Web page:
The young woman sitting across from me, however, was not. She was wearing high heels, a short skirt, a light top, and that was about it. Her arms were crossed over herself and she was, as you would expect, shivering and looking generally miserable.

But something about her struck me. She didn't seem upset about it. She seemed resigned to her current fate and just accepted having to walk home in the cold. As I unwound my scarf from my neck, I knew that this was the last time I would do this. It felt as if I was somehow passing a mantle on to her.

I handed it to her without a word, and she just looked at me, somehow seeming to know that this was more than just a simple scarf, that there was some sort of responsibility with it. She stared at me and said, "Thanks", but it seemed more ritual than anything else. What she really wanted was to ask me the story behind it, but I just sensed that this was all I could give her.

I felt her eyes on me as I stood up and got off the bus. The shiver that I felt on the back of my neck was due more to that than the cold wind that could now reach there.

To this day I still wonder who she gave that scarf to, and what her experience has been. I mean, what I felt about her could have been just my imagination, but it still feels like such a surreal moment to me, and it still feels in my soul as if that is what happened between us.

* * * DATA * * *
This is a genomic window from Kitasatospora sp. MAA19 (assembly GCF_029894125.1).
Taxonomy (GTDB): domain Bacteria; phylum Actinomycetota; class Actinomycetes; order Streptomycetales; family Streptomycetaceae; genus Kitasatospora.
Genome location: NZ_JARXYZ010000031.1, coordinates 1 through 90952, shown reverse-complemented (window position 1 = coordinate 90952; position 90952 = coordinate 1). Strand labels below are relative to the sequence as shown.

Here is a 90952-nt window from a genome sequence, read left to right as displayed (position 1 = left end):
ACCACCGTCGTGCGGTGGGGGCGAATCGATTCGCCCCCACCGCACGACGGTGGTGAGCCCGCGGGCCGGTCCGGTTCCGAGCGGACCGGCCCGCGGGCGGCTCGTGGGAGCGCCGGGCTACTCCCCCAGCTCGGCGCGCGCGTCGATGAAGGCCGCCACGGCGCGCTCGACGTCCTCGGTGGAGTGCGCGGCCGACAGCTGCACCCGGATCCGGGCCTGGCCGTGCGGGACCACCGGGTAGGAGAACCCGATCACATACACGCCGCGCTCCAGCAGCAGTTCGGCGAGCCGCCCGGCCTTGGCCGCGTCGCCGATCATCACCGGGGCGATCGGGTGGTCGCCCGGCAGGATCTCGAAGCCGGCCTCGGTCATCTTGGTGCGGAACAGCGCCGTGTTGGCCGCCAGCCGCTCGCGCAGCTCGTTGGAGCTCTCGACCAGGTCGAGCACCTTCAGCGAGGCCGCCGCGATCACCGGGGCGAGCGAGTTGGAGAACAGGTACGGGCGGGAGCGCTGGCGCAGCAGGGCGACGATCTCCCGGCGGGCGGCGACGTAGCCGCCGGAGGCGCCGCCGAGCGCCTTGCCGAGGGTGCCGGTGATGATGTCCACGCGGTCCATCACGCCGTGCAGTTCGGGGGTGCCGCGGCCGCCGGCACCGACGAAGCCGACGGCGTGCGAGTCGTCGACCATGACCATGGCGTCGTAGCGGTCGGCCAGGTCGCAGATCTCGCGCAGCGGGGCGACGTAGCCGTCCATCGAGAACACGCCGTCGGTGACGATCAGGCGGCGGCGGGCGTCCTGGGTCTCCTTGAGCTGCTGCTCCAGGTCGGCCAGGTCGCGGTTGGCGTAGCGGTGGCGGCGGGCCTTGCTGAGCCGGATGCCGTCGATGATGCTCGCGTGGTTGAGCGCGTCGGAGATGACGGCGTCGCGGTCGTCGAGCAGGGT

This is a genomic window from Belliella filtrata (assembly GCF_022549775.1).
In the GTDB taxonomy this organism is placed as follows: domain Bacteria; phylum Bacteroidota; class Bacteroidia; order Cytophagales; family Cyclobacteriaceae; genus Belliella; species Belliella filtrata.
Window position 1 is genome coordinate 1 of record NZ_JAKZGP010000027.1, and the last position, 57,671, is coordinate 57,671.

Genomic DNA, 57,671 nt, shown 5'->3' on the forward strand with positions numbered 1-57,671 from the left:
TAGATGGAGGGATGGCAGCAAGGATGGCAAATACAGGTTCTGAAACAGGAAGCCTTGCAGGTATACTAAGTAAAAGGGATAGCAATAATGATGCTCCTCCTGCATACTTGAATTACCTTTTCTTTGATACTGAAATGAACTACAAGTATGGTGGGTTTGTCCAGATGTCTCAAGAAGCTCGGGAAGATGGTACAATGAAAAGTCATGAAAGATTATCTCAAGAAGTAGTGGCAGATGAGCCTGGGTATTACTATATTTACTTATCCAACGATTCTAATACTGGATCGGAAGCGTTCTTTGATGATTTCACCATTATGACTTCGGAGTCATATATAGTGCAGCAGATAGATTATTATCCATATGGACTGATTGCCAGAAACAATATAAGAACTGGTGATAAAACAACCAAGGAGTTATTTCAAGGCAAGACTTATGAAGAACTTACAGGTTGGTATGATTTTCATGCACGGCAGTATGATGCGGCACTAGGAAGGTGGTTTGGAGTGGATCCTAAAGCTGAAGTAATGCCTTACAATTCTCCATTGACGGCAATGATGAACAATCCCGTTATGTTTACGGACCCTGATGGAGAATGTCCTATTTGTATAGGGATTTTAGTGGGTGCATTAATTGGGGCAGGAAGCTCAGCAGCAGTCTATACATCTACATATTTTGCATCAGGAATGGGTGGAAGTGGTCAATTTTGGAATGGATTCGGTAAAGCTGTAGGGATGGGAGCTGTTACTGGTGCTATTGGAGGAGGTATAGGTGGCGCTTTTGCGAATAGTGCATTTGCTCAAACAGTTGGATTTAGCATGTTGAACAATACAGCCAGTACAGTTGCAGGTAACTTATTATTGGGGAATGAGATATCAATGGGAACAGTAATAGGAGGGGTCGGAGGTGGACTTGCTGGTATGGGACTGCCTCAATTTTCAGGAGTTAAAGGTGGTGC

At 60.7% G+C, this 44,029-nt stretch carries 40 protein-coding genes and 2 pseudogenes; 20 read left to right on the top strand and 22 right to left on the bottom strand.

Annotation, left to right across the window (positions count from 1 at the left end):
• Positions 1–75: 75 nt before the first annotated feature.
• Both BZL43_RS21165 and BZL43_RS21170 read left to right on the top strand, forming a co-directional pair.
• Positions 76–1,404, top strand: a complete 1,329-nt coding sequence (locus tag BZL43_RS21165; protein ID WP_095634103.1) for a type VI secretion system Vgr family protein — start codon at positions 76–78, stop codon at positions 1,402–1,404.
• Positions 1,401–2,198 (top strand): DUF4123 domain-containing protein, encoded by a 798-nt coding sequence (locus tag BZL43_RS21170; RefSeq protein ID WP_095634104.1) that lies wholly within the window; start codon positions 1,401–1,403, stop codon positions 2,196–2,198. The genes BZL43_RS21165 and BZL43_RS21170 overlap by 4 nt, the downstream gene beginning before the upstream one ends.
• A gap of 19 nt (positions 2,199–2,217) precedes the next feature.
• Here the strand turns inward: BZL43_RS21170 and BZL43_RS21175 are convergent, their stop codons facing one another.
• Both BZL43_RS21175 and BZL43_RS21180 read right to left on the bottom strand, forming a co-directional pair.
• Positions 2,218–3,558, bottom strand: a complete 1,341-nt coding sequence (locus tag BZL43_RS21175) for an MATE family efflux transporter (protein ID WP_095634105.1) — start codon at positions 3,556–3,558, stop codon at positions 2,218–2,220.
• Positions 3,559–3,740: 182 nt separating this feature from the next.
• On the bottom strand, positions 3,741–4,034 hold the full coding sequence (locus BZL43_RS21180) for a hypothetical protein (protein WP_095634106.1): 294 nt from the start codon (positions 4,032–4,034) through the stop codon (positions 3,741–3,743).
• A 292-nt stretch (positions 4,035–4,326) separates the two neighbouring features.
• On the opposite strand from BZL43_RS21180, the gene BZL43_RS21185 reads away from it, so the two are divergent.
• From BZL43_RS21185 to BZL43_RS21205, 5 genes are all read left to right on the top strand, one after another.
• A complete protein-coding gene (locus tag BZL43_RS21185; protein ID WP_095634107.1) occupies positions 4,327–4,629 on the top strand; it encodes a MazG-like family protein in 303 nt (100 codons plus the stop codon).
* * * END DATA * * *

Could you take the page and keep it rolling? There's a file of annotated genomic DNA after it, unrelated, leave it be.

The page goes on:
As for me, a couple days later another woman who had been admiring my work for a few years asked me if I would accept a double thick, extra long, wool scarf in exchange for a bracelet. "Sure", I said, wondering if it would be grey.

It wasn't.

It was a beautiful natural beige colour, and it is still hanging on a hanger with my winter coat.

So what does all this have to do with how I live my Baha'i life? Not much, since it began before I became Baha'i, except that 'Abdu'l-Baha does say "Be ye daysprings of generosity..."

Friday, May 18, 2012

The Long Healing Prayer

On Monday, when I was at the University, I was wondering what style of meditation to introduce to the group that afternoon. There were going to be a few relatively new faces, and it was the beginning of a new term, so I had thought about going back to some of the easier ones, such as just listening to the world around you, or watching a flame of a candle.

It was, however, a very beautiful day, and I knew the group would love to be outside in the gardens, so I wanted to factor that into it.

Much to my surprise, I found myself thinking of some friends who are ill as I walked over the the Chapel, where I conduct this workshop. As I got there, I knew what I wanted to do: use the Long Healing Prayer.